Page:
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The Impact of Monetary Union on Trade Prices

  • Anderton, Robert

    (European Central Bank)

  • Richard E Baldwin
  • Daria Taglioni

Two seemingly unconnected empirical results suggest an intriguing mechanism. First, economic integration helps harmonize prices internationally, with trade being the primary channel (Rogoff 1996, Goldberg and Knetter 1997). Second, monetary union may greatly increase the amount of trade among members (Rose 2001). Putting these together, we see that formation of a monetary union may induce changes that help harmonise inflation rates. The effect might be large if the elimination of exchange rate volatility simultaneously leads to a large increase in intra-union trade and a big increase in the speed at which price shocks are transmitted across members' goods markets. The problem is that standard estimates of price transmission speed suggest that trade's price-homogenising effect operates too slowly to matter much. Some new empirical evidence, however, suggests that a reduction in exchange rate variability reduces the variability of international price differences. Moreover, the effect seems to be highly nonlinear, and monetary union seems to have an effect even controlling for exchange rate volatility. This paper is a first attempt to piece together part of this mechanism, namely the impact of monetary union (and exchange rate volatility more generally) on the international transmission of price shocks via the imported/exported inflation channel. In doing this we generate specific testable hypotheses and confront these with a number of data sets on European trade prices.

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Paper provided by Royal Economic Society in its series Royal Economic Society Annual Conference 2003 with number 5.

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Date of creation: 04 Jun 2003
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Handle: RePEc:ecj:ac2003:5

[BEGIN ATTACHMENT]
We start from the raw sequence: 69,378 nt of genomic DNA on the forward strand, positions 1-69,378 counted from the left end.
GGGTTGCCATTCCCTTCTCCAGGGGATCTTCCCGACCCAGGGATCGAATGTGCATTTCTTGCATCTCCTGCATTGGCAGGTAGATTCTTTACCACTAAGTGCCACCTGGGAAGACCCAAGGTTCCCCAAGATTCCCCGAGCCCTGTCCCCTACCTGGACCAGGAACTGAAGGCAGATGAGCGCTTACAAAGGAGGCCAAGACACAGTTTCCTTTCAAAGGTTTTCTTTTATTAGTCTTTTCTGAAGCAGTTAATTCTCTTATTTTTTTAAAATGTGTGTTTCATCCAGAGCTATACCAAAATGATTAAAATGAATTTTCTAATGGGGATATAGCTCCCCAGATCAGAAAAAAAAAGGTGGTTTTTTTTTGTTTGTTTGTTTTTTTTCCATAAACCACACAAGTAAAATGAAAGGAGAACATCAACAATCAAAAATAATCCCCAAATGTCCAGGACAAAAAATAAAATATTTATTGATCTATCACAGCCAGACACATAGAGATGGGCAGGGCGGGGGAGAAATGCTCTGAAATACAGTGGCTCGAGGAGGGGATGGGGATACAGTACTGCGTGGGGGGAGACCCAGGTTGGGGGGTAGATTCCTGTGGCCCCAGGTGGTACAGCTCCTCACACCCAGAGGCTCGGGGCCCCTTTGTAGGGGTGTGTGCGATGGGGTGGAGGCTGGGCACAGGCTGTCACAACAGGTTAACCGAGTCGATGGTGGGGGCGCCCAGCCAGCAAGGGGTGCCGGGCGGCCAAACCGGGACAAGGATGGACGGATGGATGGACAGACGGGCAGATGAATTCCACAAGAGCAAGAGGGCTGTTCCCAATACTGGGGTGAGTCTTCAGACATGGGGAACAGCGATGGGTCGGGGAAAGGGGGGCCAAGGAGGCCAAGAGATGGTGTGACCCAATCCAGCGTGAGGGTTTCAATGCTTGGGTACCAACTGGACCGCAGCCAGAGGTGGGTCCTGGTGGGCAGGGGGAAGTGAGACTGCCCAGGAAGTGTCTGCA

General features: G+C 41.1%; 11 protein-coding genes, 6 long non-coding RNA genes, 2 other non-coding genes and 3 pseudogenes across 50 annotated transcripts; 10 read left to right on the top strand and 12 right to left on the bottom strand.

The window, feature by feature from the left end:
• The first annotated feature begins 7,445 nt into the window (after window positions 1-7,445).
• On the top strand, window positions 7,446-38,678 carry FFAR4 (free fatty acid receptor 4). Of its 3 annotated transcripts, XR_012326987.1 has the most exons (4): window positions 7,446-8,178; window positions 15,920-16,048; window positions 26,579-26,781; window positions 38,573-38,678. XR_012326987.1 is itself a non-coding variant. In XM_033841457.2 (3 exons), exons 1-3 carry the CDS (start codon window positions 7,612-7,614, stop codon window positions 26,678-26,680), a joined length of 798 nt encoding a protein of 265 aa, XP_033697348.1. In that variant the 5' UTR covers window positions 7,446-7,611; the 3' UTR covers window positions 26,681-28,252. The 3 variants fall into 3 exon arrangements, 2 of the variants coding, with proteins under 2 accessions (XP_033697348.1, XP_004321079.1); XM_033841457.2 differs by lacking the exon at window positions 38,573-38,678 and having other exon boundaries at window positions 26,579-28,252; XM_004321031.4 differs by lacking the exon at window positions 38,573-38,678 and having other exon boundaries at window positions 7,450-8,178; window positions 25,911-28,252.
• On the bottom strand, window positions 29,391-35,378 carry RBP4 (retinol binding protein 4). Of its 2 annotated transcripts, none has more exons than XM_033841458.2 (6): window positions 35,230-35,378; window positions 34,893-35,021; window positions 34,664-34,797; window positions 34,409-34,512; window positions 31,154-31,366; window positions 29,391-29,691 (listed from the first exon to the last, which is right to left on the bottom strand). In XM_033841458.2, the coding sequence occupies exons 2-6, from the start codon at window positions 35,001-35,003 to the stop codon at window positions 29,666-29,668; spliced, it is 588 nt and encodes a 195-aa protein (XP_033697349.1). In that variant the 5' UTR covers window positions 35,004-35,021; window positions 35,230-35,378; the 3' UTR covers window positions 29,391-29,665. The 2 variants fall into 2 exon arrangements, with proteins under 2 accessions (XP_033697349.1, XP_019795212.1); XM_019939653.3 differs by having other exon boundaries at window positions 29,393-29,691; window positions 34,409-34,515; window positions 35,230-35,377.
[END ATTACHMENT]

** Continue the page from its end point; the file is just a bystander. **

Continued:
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  1. Richard Baldwin & Paul R. Krugman, 1986. "Persistent Trade Effects of Large Exchage Rate Shocks," NBER Working Papers 2017, National Bureau of Economic Research, Inc.
  2. Richard Baldwin, 1988. "Hysteresis In Import Prices: The Beachhead Effect," NBER Working Papers 2545, National Bureau of Economic Research, Inc.
  3. Andrew K. Rose, 1999. "One Money, One Market: Estimating the Effect of Common Currencies on Trade," NBER Working Papers 7432, National Bureau of Economic Research, Inc.
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  9. Shin, Dong Wan & Lee, Oesook, 2001. "Tests for Asymmetry in Possibly Nonstationary Time Series Data," Journal of Business & Economic Statistics, American Statistical Association, vol. 19(2), pages 233-44, April.
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  11. Arellano, Manuel & Bond, Stephen, 1991. "Some Tests of Specification for Panel Data: Monte Carlo Evidence and an Application to Employment Equations," Review of Economic Studies, Wiley Blackwell, vol. 58(2), pages 277-97, April.
  12. Dixit, Avinash K, 1989. "Hysteresis, Import Penetration, and Exchange Rate Pass-Through," The Quarterly Journal of Economics, MIT Press, vol. 104(2), pages 205-28, May.
  13. Mark P. Taylor, 2003. "Purchasing Power Parity," Review of International Economics, Wiley Blackwell, vol. 11(3), pages 436-452, 08.
  14. Pinelopi Koujianou Goldberg & Michael M. Knetter, 1997. "Goods Prices and Exchange Rates: What Have We Learned?," Journal of Economic Literature, American Economic Association, vol. 35(3), pages 1243-1272, September.
  15. Kenneth Rogoff, 1996. "The Purchasing Power Parity Puzzle," Journal of Economic Literature, American Economic Association, vol. 34(2), pages 647-668, June.
  16. Enders, Walter & Granger, C. W. J., 1998. "Unit Root Tests and Asymmetric Adjustment with an Example Using the Term Structure of Interest Rates," Staff General Research Papers 1388, Iowa State University, Department of Economics.
  17. Friberg, Richard, 2001. "Two monies, two markets?: Variability and the option to segment," Journal of International Economics, Elsevier, vol. 55(2), pages 317-327, December.
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